Looking for a Book Editor? Here’s How Much You Should Expect to Pay

Looking for a Book Editor? Here’s How Much You Should Expect to Pay

I wish I could tell you that proofreading will always cost one cent per word, copyediting two cents per word, and developmental editing three cents per word, but the truth is much hazier than that.

While I will provide hard numbers, you should first know certain essentials about hiring an editor.

This information may help you understand why editing costs seem to vary widely from one editor to the next, but it should also assist you in comparing possible editors.

How much you can expect to pay an editor depends on at least eight variables:

1. What kind of editing are you seeking?

Developmental editing (aka content editing, big picture, or macro editing) costs more than copyediting (aka micro editing), and copyediting costs more than proofreading.

2. What’s your total word count?

Editors charge by word count or page count. Some may charge by the hour, but that’s rare, especially for editing long books.

Knowing your total word count is essential to an editor’s cost estimations for taking on your project.

3. How complex is your book?

Editing academic work to a niche style guide will cost more than editing a novel per the Chicago Manual of Style.

Editing a book with hundreds of footnotes or endnotes should cost more than editing a book without citations.

4. What’s your deadline?

If you ask for your 100,000-word novel to be copyedited within two weeks, you might have to pay a premium for such a fast turnaround, especially if your editor is already booked.

5. What’s your experience level?

Do you consider yourself a beginner, mid-level or expert writer?

An experienced editor can often assess an excerpt from a manuscript and deduce the amount of time they need to fix the full manuscript. By default, beginning writers will need more help, which means more time, which can mean more money.

For the beginning writers: always look at hiring an editor as an investment in both your book and yourself. With the right editor, you should always grow as a writer because of the experience.

6. What’s your editor’s experience level and/or demand?

You shouldn’t expect to pay a novice editor as much as you would an editor with decades of experience and multiple best-sellers in their portfolio.

Likewise, you shouldn’t expect to pay as much to an editor with ample room in their schedule versus an editor who’s booked six months out.

7. What’s your flexibility?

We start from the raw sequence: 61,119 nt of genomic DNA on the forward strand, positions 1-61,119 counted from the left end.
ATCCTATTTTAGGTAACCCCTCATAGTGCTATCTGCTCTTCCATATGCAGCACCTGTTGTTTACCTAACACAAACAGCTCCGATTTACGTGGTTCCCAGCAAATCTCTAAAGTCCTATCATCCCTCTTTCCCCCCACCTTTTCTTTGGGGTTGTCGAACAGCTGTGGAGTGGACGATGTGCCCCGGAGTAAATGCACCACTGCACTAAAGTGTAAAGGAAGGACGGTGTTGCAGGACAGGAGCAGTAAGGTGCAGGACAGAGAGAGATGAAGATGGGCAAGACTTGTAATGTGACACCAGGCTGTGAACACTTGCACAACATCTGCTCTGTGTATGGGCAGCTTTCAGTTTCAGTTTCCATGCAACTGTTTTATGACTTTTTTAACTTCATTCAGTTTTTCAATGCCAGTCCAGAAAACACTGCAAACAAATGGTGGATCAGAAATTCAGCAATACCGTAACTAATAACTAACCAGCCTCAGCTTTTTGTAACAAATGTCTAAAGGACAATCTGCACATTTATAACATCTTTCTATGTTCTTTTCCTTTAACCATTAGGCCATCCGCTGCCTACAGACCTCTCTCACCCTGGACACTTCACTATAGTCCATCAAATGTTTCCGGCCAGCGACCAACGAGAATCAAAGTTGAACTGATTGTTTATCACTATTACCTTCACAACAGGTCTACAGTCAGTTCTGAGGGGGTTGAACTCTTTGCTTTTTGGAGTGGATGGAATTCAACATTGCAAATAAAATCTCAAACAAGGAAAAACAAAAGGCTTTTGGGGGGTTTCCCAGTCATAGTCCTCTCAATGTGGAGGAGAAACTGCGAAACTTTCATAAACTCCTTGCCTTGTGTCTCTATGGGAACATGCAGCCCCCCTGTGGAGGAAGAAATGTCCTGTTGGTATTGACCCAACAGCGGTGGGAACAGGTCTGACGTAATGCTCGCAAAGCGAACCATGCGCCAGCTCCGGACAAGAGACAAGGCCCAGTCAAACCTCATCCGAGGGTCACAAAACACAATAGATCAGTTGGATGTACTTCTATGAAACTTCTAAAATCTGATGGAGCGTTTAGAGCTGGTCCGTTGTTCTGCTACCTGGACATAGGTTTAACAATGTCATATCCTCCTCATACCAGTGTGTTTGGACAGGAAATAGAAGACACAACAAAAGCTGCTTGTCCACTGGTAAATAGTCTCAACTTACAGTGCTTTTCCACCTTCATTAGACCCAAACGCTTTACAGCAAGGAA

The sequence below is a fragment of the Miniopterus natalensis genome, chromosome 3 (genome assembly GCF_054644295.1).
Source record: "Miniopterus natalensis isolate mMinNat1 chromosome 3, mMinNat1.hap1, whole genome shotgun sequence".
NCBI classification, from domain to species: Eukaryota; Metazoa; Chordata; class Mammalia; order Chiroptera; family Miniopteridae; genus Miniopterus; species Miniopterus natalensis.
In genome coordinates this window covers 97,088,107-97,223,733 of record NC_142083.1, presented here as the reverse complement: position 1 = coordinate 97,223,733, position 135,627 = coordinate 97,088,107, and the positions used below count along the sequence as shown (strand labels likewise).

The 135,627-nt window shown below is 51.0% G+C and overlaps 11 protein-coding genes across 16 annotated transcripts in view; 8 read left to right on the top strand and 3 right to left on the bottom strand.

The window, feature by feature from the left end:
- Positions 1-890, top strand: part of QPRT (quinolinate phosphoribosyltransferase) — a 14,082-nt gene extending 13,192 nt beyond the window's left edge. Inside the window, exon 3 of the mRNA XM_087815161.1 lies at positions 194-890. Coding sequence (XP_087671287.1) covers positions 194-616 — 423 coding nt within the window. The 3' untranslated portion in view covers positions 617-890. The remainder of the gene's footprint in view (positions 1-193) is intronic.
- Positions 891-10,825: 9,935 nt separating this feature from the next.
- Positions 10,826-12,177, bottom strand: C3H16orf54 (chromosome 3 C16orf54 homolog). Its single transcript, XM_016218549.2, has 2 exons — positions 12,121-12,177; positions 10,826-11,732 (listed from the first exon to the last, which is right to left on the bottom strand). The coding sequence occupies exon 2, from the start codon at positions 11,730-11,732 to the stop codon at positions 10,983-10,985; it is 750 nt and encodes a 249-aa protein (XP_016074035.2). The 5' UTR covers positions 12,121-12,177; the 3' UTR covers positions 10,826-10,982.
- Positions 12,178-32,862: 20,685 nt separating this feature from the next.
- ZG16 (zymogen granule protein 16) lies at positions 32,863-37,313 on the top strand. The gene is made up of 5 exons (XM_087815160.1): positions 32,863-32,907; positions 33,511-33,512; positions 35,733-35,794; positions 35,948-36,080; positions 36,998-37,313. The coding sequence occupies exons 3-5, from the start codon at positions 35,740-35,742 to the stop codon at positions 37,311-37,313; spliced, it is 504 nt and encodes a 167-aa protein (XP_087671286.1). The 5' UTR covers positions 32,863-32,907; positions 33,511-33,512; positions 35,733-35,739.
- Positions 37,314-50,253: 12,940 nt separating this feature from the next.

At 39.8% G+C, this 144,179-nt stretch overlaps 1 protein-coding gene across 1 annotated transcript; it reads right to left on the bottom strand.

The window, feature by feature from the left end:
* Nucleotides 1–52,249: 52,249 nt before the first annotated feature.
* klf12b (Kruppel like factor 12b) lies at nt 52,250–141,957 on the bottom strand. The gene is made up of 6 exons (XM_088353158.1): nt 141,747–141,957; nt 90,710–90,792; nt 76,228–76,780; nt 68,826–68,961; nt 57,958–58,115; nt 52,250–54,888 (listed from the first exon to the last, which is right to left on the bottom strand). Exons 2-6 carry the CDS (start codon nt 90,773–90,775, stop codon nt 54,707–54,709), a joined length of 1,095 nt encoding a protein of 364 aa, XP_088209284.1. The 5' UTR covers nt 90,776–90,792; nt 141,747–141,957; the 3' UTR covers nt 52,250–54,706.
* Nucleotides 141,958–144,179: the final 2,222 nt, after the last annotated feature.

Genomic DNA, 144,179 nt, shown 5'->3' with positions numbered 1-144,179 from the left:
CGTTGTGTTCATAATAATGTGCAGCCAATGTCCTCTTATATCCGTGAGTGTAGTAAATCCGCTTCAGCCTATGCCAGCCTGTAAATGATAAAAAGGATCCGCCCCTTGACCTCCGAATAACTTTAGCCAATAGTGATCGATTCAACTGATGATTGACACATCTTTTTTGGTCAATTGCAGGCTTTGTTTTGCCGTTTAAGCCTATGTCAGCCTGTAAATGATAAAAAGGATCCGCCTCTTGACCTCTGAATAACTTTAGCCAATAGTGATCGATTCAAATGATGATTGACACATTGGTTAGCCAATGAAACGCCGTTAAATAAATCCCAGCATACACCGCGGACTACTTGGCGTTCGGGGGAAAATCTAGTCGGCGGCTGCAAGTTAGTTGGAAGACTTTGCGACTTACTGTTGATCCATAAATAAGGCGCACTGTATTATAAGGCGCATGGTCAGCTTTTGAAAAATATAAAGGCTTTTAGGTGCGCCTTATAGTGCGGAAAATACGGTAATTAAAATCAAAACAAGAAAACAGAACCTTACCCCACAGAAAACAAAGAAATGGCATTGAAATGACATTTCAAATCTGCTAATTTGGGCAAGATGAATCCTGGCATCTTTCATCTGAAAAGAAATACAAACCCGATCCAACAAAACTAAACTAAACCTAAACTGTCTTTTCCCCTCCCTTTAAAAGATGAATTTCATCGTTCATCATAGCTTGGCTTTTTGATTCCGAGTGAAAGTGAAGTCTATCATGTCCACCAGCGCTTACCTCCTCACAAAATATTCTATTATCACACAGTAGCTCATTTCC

If an editor is booked solid, can you afford to wait six months to get the editor you want?

Or, will you pay a premium to jump their queue if they offer such an option? Or, will you choose a lesser-known or less experienced editor at a lower price so that you can have your editing accomplished faster?

8. What’s your budget?

Of course, this question might be the most significant driving force of your decision, but I encourage you to think through the other items listed in this article before considering your budget.

Do your homework on how to find a book editor you can trust, gather estimates from your top five, then consider your budget.

How to compare editing costs (free spreadsheet download)

If you’d like to get truly organized about your search, use this editor comparison spreadsheet template to help in your search for an editor who meets most of your desired criteria at a price you’re willing to pay.

I say “most of your desired criteria” because it’s rare to find an editor who will meet all your criteria. For instance, you may have to pay a few hundred to a few thousand dollars more for your top pick. Or, you may find someone at your precise price point, but their experience isn’t quite what you’d like it to be. You must be the one to assess what trade-offs you’re willing to make.

By using that spreadsheet, you should be able to quickly and easily compare the editors you’re vetting.

Note: On the spreadsheet, the editor’s total cost will be automatically calculated once you insert your total word count and the editor’s per-word rate. If you’re given a per-page rate, you can calculate a per-word rate by assuming the industry standard of 250 words per page, e.g., $3 per page equals $3 per 250 words. Dividing 3 by 250 equals $.012.

If you’re given an hourly rate, ask the editor how many pages per hour they can edit, then extrapolate their per-word rate.

The rightmost part of the spreadsheet also includes pre-calculated per-word rates based on per-page rates.

Compiling this information is a headache (especially for math-averse writers like myself), but seeing every editor’s rate as a per-word rate will help you better compare editors.

The hard numbers of editing

Now, let’s talk actual rates.

Many writers point to the Editorial Freelancers Association rates page as a guide toward setting editorial rates. (Disclaimer: I’m a member of the EFA.)